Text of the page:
Traces of life in the Pazinčica date back to around 1,500 years before the new era. Pazin was first mentioned as a castle “Castrum Pisinum” in 983.
In the 12th century, Kaštel Pazin became the administrative centre of the Istrian estates of the Counts of Goričko, managed by their captains, and the most famous captain of Pazin, the vassal of Gorički, was Henrik Pazinski in 1250. The Pazinski-Pazin family took over Kršan at the beginning of the 14th century.
After the extinction of the Gorički family in 1374, Pazin passed into the possession of the Habsburg family, whose estates in Istria have been called the Pazin County since 1379. Since the 14th century, Pazin has played an important role in the events in Istria, divided between the Habsburg Holy Roman Empire of the German Nation and the Blessed Republic of Venice.
The Venetian army besieged Pazin several times, but managed to enter Kaštel only in 1508, when the entire County was conquered in less than 5 days in a powerful attack. Pazin was looted, and the walls damaged by cannonballs.
In the spring of 1509, the Habsburgs succeeded in regaining the lost territories, and the Venetians' attempt to retake Pazin in 1510 failed. Due to unresolved border issues, the Pazin region remained an area of frequent quarrels even after the conclusion of several peace treaties. The conflicts were accompanied by the plague epidemic, the danger of Turkish invasions, and the great fire of 1584 in Pazin.
The Great Austrian-Venetian War broke out in 1615, and in the attack on Pazin in 1616, Stari Pazin was destroyed. In the summer of 1617, the Venetians attacked Pazin again, but the walls of Kaštela resisted the force of the attack of the mercenary Alvise Zorzi.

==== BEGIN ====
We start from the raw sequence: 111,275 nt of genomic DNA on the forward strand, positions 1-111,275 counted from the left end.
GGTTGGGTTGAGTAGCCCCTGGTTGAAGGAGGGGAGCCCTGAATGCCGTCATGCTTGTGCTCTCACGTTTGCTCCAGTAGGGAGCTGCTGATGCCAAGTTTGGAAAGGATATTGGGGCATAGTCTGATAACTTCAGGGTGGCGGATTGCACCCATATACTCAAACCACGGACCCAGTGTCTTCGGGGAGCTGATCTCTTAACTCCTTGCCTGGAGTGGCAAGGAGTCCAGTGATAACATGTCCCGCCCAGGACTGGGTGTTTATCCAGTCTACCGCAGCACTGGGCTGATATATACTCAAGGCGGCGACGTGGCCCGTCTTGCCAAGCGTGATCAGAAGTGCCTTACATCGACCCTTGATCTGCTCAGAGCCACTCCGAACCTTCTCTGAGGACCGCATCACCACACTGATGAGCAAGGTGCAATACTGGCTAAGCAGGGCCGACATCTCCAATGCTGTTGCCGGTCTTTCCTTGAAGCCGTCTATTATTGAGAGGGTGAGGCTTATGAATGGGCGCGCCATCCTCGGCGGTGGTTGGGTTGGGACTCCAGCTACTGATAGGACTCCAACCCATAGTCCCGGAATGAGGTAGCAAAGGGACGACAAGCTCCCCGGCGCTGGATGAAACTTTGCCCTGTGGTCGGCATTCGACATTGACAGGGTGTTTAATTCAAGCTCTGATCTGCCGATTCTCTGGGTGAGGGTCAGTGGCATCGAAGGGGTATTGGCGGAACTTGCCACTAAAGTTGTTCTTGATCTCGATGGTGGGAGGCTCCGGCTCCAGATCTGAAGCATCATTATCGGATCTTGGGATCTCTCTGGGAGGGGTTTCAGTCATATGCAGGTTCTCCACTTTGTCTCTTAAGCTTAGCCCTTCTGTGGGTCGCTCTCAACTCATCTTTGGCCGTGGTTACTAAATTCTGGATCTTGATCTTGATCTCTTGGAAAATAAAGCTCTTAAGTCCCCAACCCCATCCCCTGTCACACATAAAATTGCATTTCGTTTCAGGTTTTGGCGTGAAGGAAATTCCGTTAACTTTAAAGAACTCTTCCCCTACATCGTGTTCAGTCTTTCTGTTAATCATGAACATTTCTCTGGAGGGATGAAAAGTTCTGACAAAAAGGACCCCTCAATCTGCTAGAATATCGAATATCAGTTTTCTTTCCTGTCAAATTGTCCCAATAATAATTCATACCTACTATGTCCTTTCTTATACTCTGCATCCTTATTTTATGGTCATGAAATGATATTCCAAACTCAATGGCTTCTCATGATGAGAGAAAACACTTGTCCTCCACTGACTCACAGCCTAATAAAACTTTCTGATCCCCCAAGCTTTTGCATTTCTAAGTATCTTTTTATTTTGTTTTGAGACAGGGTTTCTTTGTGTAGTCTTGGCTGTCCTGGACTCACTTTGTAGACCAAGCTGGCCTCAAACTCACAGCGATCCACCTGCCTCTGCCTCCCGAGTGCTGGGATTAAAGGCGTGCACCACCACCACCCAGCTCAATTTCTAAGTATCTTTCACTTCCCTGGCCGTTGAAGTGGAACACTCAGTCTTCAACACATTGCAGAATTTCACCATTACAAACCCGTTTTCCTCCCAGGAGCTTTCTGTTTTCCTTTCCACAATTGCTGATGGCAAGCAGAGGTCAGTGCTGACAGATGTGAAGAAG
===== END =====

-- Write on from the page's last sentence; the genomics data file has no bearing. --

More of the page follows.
After the reconciliation, Istria lived in peace for the next two centuries. The weakening of Venice's role in international events was reflected in the weakening of its power in Istria.
The Republic of St. Mark experienced a final collapse in 1797 under the onslaught of Napoleon's army, which would soon occupy Istria. The French remained in Istria until 1813, when they were expelled from the Pazin region by a small army of Captain Josip Lazarić. The decisive battles took place in the vicinity of Pazin, around Lindar and Berm.
As part of Lazarić's victory, a flag was sent from Vienna to Pazin in 1813, which the imperial Vienna "gave as a gift" to the people of Istria, which is today kept as "Captain Lazarić's Flag" in the Museum of the City of Pazin.
With the abolition of the French administration, Austria took over the whole of Istria, which in 1825 became a single administrative unit, the Istrian district with its headquarters in Pazin.
Until 1918, the town under the name Pisino was part of the Austrian monarchy. In the same year, Pazin and all the Peninsola of Istria were transferred to the Kingdom of Italy.
Most of Istria became part of Yugoslavia after WWII with the Treaty of Paris in 1947. In September 1993, Pazin was attacked and bombarded by Yugoslav partisans and subsequently became part of modern-day Croatia.
Pazin is the administrative centre of the Istria County. The population is around 9,000 people. Because of its central position and importance on the Istrian Peninsula, it is called the “Heart of Istria”.
Address: Družbe Sv. Ćirila i Metoda, 10 52 000 Pazin
The economic zones of Pazin offer great business opportunities with excellent infrastructure already in place and the municipality supports investors from the beginning of the project, as a reliable business partner.
Although tourism is not the main economic activity Pazin is progressively developing as an all-year eco-friendly destination where one can experience authentic flavors of local gastronomy, re-live forgotten traditions, relax, find peace, and mindfulness.
Pazin is known for its medieval Pazin Castle, the former residence of the Istrian margraves. It was rebuilt in the 15th and 16th century and disassembled in the 18th and 19th. It has been a museum since the end of the WWII.